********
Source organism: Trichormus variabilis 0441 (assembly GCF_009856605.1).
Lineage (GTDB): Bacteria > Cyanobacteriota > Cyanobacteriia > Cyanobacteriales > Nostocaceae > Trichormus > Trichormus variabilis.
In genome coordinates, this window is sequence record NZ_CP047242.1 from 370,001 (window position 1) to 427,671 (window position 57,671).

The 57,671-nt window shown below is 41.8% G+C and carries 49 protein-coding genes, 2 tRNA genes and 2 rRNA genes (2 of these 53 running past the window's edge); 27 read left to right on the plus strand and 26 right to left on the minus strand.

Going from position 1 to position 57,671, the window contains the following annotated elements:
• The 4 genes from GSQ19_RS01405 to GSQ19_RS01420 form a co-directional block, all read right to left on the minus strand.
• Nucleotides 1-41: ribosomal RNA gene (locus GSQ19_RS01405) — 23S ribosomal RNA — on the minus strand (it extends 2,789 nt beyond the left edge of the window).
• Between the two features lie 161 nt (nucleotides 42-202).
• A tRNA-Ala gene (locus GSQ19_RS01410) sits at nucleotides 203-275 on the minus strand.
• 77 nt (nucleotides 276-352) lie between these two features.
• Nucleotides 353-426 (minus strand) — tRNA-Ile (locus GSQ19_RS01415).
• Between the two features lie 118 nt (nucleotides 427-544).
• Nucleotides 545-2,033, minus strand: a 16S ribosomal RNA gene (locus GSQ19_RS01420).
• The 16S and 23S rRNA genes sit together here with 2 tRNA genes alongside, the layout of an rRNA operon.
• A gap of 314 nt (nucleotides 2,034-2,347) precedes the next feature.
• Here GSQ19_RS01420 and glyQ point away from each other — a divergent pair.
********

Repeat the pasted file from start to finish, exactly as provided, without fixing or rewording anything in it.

Source organism: Trichormus variabilis 0441 (assembly GCF_009856605.1).
Lineage (GTDB): Bacteria > Cyanobacteriota > Cyanobacteriia > Cyanobacteriales > Nostocaceae > Trichormus > Trichormus variabilis.
In genome coordinates, this window is sequence record NZ_CP047242.1 from 370,001 (window position 1) to 427,671 (window position 57,671).

The 57,671-nt window shown below is 41.8% G+C and carries 49 protein-coding genes, 2 tRNA genes and 2 rRNA genes (2 of these 53 running past the window's edge); 27 read left to right on the plus strand and 26 right to left on the minus strand.

Going from position 1 to position 57,671, the window contains the following annotated elements:
• The 4 genes from GSQ19_RS01405 to GSQ19_RS01420 form a co-directional block, all read right to left on the minus strand.
• Nucleotides 1-41: ribosomal RNA gene (locus GSQ19_RS01405) — 23S ribosomal RNA — on the minus strand (it extends 2,789 nt beyond the left edge of the window).
• Between the two features lie 161 nt (nucleotides 42-202).
• A tRNA-Ala gene (locus GSQ19_RS01410) sits at nucleotides 203-275 on the minus strand.
• 77 nt (nucleotides 276-352) lie between these two features.
• Nucleotides 353-426 (minus strand) — tRNA-Ile (locus GSQ19_RS01415).
• Between the two features lie 118 nt (nucleotides 427-544).
• Nucleotides 545-2,033, minus strand: a 16S ribosomal RNA gene (locus GSQ19_RS01420).
• The 16S and 23S rRNA genes sit together here with 2 tRNA genes alongside, the layout of an rRNA operon.
• A gap of 314 nt (nucleotides 2,034-2,347) precedes the next feature.
• Here GSQ19_RS01420 and glyQ point away from each other — a divergent pair.